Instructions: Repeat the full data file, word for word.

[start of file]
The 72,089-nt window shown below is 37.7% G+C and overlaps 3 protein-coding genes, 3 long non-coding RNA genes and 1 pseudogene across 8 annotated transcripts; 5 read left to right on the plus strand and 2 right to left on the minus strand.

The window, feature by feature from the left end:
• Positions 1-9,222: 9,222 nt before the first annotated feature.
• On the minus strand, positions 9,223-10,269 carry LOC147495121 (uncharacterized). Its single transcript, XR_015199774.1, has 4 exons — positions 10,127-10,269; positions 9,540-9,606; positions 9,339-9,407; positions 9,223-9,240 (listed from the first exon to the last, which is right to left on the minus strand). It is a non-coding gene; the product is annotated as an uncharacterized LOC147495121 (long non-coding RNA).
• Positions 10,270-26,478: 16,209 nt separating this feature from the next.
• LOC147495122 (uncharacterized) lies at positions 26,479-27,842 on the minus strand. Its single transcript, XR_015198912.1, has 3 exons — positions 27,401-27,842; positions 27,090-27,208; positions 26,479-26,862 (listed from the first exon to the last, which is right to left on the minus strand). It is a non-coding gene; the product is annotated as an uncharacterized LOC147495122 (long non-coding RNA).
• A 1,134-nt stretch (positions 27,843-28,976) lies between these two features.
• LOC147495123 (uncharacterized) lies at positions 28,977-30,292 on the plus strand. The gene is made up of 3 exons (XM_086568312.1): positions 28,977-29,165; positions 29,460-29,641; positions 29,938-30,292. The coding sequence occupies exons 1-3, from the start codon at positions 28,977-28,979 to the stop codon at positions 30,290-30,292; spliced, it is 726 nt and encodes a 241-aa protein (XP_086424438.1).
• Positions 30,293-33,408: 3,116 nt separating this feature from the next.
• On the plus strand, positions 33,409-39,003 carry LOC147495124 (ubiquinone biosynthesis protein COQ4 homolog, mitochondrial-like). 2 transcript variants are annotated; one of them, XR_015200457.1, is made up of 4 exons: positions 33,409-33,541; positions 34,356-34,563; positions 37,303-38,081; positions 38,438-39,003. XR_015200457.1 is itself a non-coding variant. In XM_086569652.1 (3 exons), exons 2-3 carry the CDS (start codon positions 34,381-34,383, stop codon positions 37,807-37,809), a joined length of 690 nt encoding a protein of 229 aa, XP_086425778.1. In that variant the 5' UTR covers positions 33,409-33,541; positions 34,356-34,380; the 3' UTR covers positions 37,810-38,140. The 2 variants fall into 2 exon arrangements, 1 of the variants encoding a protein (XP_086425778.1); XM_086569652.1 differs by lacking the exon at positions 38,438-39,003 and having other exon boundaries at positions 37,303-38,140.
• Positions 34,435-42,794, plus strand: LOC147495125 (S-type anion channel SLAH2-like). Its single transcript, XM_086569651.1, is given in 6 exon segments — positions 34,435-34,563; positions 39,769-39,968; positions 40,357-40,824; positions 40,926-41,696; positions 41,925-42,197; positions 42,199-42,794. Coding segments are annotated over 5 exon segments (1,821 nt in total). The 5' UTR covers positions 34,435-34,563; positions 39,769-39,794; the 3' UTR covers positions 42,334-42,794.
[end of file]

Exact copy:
The 72,089-nt window shown below is 37.7% G+C and overlaps 3 protein-coding genes, 3 long non-coding RNA genes and 1 pseudogene across 8 annotated transcripts; 5 read left to right on the plus strand and 2 right to left on the minus strand.

The window, feature by feature from the left end:
• Positions 1-9,222: 9,222 nt before the first annotated feature.
• On the minus strand, positions 9,223-10,269 carry LOC147495121 (uncharacterized). Its single transcript, XR_015199774.1, has 4 exons — positions 10,127-10,269; positions 9,540-9,606; positions 9,339-9,407; positions 9,223-9,240 (listed from the first exon to the last, which is right to left on the minus strand). It is a non-coding gene; the product is annotated as an uncharacterized LOC147495121 (long non-coding RNA).
• Positions 10,270-26,478: 16,209 nt separating this feature from the next.
• LOC147495122 (uncharacterized) lies at positions 26,479-27,842 on the minus strand. Its single transcript, XR_015198912.1, has 3 exons — positions 27,401-27,842; positions 27,090-27,208; positions 26,479-26,862 (listed from the first exon to the last, which is right to left on the minus strand). It is a non-coding gene; the product is annotated as an uncharacterized LOC147495122 (long non-coding RNA).
• A 1,134-nt stretch (positions 27,843-28,976) lies between these two features.
• LOC147495123 (uncharacterized) lies at positions 28,977-30,292 on the plus strand. The gene is made up of 3 exons (XM_086568312.1): positions 28,977-29,165; positions 29,460-29,641; positions 29,938-30,292. The coding sequence occupies exons 1-3, from the start codon at positions 28,977-28,979 to the stop codon at positions 30,290-30,292; spliced, it is 726 nt and encodes a 241-aa protein (XP_086424438.1).
• Positions 30,293-33,408: 3,116 nt separating this feature from the next.
• On the plus strand, positions 33,409-39,003 carry LOC147495124 (ubiquinone biosynthesis protein COQ4 homolog, mitochondrial-like). 2 transcript variants are annotated; one of them, XR_015200457.1, is made up of 4 exons: positions 33,409-33,541; positions 34,356-34,563; positions 37,303-38,081; positions 38,438-39,003. XR_015200457.1 is itself a non-coding variant. In XM_086569652.1 (3 exons), exons 2-3 carry the CDS (start codon positions 34,381-34,383, stop codon positions 37,807-37,809), a joined length of 690 nt encoding a protein of 229 aa, XP_086425778.1. In that variant the 5' UTR covers positions 33,409-33,541; positions 34,356-34,380; the 3' UTR covers positions 37,810-38,140. The 2 variants fall into 2 exon arrangements, 1 of the variants encoding a protein (XP_086425778.1); XM_086569652.1 differs by lacking the exon at positions 38,438-39,003 and having other exon boundaries at positions 37,303-38,140.
• Positions 34,435-42,794, plus strand: LOC147495125 (S-type anion channel SLAH2-like). Its single transcript, XM_086569651.1, is given in 6 exon segments — positions 34,435-34,563; positions 39,769-39,968; positions 40,357-40,824; positions 40,926-41,696; positions 41,925-42,197; positions 42,199-42,794. Coding segments are annotated over 5 exon segments (1,821 nt in total). The 5' UTR covers positions 34,435-34,563; positions 39,769-39,794; the 3' UTR covers positions 42,334-42,794.